NORTON, Mass. -- On the green of the par-4 13th hole, Luke Donald came within in an eyelash of sinking a 50-plus-foot putt.
At that time during Monday's final round of the Deutsche Bank Championship at TPC Boston, Donald was at 18-under. If he'd made the putt, the birdie would have moved him to the top of the leaderboard, ahead of winner-to-be Charley Hoffman.
Donald saved par by tapping in the follow-up, but it was what came after that undid his chances at taking the top spot on the second leg of the FedEx Cup.
"You can't expect to make 50-footers, which I had on 13, but it was close," said Donald, who started strong with three birdies on the first six holes. "I was just a little bit out of position on the back nine. I never really got the ball in play enough. I knew it was going to be tough to get myself a lot of birdie opportunities."
After Donald's brush with greatness on 13, he went on to bogey the next three holes, all but dashing any thoughts of keeping pace with Hoffman. Donald finished his round with a 2-under 69 and tied for second with Geoff Ogilvy and Jason Day at 17-under for the tournament.
"I got off to a great start, but I just didn't play quite solid enough from nine onward," Donald said. "I wasn't getting it on the fairway enough and, with the greens getting firmer, it was just tough to put the ball anywhere near the hole. I was having some birdie putts, but from 40 feet, and then obviously missed some short ones on 14, 15 and 16.
"But Charley played a phenomenal round and he would've been hard to catch indeed."
Hoffman closed with a 62 for a 22-under total.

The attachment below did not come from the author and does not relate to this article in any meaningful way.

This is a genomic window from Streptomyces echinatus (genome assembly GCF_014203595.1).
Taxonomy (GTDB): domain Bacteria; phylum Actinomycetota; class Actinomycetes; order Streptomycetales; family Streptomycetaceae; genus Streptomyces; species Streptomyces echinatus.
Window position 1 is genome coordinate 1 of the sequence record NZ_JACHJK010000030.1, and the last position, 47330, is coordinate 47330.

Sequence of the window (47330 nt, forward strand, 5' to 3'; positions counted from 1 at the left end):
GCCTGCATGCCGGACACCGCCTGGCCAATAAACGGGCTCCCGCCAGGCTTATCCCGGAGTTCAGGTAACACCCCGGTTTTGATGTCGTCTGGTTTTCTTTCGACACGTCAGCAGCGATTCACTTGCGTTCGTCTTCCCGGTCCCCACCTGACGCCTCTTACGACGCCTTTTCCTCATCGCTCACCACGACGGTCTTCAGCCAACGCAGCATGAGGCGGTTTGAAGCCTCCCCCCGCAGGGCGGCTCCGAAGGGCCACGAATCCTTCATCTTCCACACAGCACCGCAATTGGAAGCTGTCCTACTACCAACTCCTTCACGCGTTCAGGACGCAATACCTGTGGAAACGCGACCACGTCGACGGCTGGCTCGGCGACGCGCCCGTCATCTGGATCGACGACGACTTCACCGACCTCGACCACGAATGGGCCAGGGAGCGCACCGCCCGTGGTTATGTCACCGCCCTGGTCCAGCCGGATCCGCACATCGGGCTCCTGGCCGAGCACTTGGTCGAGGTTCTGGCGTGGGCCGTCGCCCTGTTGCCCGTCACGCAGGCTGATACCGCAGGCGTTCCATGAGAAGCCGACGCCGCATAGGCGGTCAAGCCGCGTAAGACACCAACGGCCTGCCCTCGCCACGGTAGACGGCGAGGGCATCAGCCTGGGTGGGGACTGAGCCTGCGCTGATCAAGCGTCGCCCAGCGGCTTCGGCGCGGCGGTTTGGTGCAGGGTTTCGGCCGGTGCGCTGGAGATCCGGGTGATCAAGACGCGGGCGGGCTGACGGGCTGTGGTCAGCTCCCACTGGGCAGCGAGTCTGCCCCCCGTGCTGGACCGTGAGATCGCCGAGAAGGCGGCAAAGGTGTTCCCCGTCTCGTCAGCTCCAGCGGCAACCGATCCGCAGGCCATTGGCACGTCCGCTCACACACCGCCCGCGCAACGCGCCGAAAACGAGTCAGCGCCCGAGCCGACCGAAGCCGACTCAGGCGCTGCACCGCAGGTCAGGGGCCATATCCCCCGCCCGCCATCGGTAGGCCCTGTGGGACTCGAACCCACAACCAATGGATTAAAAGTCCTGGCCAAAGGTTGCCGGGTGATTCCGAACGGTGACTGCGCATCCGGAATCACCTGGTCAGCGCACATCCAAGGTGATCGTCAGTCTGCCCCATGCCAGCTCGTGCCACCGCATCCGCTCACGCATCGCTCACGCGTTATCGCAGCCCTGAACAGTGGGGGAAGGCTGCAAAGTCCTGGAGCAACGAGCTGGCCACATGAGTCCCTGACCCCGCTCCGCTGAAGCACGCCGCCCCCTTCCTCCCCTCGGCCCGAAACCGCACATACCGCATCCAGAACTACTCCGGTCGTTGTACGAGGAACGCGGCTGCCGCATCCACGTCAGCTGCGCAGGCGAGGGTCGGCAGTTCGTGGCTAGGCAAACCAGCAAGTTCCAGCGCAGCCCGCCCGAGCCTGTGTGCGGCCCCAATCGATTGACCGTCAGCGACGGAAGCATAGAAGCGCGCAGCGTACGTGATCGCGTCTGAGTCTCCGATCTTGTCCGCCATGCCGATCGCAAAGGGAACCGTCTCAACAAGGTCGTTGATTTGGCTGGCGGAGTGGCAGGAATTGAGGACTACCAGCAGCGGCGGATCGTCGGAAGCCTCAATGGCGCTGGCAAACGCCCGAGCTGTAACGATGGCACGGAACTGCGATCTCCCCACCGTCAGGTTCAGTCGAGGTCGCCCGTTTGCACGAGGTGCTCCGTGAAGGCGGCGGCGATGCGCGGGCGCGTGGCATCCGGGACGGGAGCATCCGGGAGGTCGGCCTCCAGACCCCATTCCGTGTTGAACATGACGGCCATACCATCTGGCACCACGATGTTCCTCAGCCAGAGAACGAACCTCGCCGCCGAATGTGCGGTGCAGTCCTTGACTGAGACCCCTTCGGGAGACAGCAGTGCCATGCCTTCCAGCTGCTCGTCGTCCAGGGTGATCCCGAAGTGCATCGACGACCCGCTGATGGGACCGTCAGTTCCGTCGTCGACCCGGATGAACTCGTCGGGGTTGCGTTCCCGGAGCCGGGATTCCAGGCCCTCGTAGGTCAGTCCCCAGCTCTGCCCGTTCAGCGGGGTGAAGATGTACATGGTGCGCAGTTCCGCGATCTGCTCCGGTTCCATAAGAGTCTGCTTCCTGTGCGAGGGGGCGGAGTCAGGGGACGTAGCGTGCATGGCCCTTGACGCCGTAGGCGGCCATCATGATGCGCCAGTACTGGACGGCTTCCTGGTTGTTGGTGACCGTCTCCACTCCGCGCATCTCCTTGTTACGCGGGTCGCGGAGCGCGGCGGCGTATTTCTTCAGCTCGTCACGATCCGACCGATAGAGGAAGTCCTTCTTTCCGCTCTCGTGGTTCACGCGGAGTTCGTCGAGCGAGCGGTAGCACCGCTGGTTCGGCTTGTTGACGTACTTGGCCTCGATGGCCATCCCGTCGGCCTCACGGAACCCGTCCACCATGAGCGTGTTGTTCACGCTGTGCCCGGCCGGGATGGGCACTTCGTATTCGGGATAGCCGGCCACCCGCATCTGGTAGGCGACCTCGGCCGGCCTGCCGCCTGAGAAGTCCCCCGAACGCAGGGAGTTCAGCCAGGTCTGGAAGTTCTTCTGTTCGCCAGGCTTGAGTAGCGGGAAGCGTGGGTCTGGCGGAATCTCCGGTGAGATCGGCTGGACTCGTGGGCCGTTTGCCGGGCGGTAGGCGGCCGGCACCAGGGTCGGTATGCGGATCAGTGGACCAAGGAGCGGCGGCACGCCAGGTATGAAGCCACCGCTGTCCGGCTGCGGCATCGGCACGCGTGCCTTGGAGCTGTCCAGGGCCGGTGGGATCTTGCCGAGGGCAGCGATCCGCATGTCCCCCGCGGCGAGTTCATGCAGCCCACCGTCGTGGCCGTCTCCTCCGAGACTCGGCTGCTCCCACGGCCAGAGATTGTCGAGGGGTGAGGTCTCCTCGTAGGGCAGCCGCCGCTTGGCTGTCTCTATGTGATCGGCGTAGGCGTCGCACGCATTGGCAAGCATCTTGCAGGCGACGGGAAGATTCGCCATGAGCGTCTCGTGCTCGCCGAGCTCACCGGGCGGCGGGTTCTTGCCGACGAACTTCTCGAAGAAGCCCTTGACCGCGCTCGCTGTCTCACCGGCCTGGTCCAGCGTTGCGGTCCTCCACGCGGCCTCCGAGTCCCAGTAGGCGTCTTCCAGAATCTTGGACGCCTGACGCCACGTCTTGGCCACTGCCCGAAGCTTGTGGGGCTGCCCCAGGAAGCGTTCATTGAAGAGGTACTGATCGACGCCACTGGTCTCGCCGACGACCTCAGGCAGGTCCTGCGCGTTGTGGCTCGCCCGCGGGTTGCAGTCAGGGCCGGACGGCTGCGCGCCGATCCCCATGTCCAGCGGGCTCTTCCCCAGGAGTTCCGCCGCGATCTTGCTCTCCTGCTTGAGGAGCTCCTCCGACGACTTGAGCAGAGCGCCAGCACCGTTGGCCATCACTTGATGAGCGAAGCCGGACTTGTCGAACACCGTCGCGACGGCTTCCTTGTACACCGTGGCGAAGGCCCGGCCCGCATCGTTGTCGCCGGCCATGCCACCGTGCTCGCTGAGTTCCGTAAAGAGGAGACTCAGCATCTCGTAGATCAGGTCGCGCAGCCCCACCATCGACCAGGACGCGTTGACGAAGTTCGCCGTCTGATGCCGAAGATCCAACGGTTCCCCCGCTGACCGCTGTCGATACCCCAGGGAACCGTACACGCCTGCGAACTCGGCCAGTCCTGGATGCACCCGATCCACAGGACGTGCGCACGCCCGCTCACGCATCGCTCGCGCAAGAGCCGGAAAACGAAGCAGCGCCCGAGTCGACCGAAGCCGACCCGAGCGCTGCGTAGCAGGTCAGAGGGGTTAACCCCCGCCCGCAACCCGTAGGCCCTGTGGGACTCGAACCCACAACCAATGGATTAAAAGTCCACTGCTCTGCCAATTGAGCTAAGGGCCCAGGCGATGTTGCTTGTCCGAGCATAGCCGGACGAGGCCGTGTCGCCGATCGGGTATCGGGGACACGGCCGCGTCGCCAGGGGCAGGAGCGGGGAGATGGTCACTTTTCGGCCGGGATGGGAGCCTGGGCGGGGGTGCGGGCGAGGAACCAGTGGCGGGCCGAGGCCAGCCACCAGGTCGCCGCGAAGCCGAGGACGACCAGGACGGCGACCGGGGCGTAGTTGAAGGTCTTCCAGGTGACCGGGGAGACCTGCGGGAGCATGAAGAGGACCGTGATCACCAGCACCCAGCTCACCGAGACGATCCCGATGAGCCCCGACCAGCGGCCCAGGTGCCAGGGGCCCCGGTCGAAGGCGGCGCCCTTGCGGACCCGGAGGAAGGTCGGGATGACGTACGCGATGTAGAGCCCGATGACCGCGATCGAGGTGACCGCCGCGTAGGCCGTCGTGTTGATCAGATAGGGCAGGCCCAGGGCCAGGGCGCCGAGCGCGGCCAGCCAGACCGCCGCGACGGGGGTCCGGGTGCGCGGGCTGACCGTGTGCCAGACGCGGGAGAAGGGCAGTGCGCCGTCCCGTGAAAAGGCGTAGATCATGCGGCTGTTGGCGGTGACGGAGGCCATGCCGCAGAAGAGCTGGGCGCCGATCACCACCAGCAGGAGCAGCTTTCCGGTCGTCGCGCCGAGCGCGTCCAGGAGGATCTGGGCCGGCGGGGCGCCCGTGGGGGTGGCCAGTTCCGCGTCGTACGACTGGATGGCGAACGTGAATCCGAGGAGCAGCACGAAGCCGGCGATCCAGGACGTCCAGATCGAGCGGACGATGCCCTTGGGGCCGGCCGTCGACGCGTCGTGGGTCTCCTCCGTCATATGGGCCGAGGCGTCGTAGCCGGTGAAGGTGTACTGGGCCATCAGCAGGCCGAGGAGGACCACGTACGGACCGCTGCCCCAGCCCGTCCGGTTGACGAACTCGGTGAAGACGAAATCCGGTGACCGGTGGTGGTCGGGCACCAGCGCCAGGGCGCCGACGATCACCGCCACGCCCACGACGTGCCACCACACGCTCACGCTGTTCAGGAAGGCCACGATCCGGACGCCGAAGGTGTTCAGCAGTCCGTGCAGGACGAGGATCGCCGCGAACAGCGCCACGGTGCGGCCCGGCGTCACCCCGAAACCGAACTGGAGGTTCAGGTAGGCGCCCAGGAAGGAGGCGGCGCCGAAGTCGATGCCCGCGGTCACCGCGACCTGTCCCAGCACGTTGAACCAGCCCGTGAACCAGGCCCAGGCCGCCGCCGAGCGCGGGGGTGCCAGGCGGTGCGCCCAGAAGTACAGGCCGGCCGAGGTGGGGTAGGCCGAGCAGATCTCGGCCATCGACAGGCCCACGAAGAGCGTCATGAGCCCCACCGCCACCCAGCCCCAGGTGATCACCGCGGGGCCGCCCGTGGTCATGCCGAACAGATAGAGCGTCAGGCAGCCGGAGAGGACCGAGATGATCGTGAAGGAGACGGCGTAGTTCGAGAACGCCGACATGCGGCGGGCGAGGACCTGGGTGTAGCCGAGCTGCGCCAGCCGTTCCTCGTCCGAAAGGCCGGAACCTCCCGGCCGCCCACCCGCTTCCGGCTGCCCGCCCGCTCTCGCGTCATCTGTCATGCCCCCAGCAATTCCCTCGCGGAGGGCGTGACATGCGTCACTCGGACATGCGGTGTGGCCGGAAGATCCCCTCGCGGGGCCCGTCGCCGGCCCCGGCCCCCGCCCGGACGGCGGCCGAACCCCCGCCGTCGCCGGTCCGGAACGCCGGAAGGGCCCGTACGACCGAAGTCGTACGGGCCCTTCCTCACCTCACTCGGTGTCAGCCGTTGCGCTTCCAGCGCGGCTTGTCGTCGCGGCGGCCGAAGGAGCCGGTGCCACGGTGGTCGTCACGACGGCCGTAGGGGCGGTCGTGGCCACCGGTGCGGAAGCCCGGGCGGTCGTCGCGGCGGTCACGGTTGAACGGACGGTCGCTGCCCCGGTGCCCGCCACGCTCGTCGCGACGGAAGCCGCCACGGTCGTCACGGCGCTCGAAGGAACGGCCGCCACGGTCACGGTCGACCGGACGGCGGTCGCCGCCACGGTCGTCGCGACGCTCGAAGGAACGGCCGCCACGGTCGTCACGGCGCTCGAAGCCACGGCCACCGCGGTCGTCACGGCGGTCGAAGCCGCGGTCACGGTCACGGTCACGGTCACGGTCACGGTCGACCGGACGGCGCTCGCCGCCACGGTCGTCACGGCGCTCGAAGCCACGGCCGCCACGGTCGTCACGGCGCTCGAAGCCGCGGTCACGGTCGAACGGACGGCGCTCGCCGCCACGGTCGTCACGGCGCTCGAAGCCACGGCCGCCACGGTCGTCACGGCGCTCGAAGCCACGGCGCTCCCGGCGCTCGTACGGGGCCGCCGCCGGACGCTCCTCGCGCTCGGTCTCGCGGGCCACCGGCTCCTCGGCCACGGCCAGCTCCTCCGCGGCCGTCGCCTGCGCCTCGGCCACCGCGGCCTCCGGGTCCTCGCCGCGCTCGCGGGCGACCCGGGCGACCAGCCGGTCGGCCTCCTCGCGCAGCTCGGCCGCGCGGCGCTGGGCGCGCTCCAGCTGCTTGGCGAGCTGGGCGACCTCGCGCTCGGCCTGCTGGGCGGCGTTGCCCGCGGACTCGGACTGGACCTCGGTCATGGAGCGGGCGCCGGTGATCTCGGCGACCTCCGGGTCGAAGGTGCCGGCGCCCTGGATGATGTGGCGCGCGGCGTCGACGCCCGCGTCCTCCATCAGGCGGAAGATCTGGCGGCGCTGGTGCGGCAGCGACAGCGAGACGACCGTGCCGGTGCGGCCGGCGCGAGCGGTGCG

Even with the missed opportunities Donald left behind on the back nine, he improved his position in the FedEx Cup standings, moving from 17th place to fifth with his sixth top-10 finish of the season.
"There were some positives out of this week -- four rounds in the 60s," Donald said. "It was all-in-all a solid week."
He has something else to look forward to at next weekend's BMW Championship at Cog Hill Golf and Country Club in Lemont, Ill. -- his bed. The Englishman attended Northwestern and now calls Chicago home.
"I get to sleep in my own bed and be home, which is nice," Donald said. "I always have a good support group there, and have family and friends come out and watch me. It'll be fun week."
Jason Day entered the final round with a one-stroke lead. He had held the 54-hole lead two other times on the PGA Tour, including this year's Byron Nelson Championship, which he won.
But, after finishing with an even-par 71, all he could do was watch Hoffman run away.
"Overall, I'm disappointed with how I played today," Day said. "But I tied for second, I can't be too angry. I'm just looking forward to next week, and hopefully, I can do a little bit better."
He said it doesn't matter to him whether he's playing with a lead or from behind. But, as Hoffman made his charge, Day admitted to glancing back at the leaderboard.
"My goal today was to minimize my mistakes, give myself as many opportunities as possible," Day said. "And I thought that if I could shoot 4-under, 21-under would have it. You just really can't do anything about Charley. He obviously just played unbelievable."
Stricker strikes out
No one has repeated as champion of the Deutsche Bank. However, 2009 champion Steve Stricker entered the final round within striking distance, tied for fourth thanks to three bogey-free rounds.
But that streak was snapped when the Wisconsin native bogeyed the first hole.
Stricker finished ninth at 13-under 271 and fell from second to third in the FedEx Cup standings.
While Tiger Woods' Ryder Cup status will not be confirmed to the world until Tuesday morning, he does leave the Deutsche Bank with three things certain:
• He registered three consecutive rounds in the 60s for the first time this season, finishing with a 3-under 68 on Monday.
• He will hold on to the No. 1 world ranking with Phil Mickelson putting up a 5-over 76 on Monday to finish tied at 25th.
• Perhaps most important, Woods will move on to the BMW Championships. He entered the Deutsche Bank on the bubble, but finished tied for 11th at 10-under 274.
"Well, I've just got to keep playing well," Woods said. "Winning takes care of everything -- the world rankings, Player of the Year awards, all the trophies and things that come with it. That only happens when you win.
"Most of my career I've been able to do that and I just haven't done it this year."